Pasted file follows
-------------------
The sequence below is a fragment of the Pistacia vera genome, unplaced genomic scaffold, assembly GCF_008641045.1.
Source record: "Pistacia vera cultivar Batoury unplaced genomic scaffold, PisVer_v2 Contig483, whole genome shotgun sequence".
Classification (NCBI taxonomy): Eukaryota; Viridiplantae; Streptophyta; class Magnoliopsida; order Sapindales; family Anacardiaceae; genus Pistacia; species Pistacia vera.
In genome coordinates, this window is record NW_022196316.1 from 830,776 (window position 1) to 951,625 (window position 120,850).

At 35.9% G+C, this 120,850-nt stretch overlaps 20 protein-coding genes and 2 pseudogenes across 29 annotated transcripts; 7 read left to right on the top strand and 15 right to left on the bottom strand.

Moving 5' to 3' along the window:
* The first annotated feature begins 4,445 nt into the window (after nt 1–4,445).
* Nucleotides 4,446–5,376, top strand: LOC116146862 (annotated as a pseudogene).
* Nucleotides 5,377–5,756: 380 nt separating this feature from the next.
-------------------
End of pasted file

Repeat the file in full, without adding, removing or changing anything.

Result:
The sequence below is a fragment of the Pistacia vera genome, unplaced genomic scaffold, assembly GCF_008641045.1.
Source record: "Pistacia vera cultivar Batoury unplaced genomic scaffold, PisVer_v2 Contig483, whole genome shotgun sequence".
Classification (NCBI taxonomy): Eukaryota; Viridiplantae; Streptophyta; class Magnoliopsida; order Sapindales; family Anacardiaceae; genus Pistacia; species Pistacia vera.
In genome coordinates, this window is record NW_022196316.1 from 830,776 (window position 1) to 951,625 (window position 120,850).

At 35.9% G+C, this 120,850-nt stretch overlaps 20 protein-coding genes and 2 pseudogenes across 29 annotated transcripts; 7 read left to right on the top strand and 15 right to left on the bottom strand.

Moving 5' to 3' along the window:
* The first annotated feature begins 4,445 nt into the window (after nt 1–4,445).
* Nucleotides 4,446–5,376, top strand: LOC116146862 (annotated as a pseudogene).
* Nucleotides 5,377–5,756: 380 nt separating this feature from the next.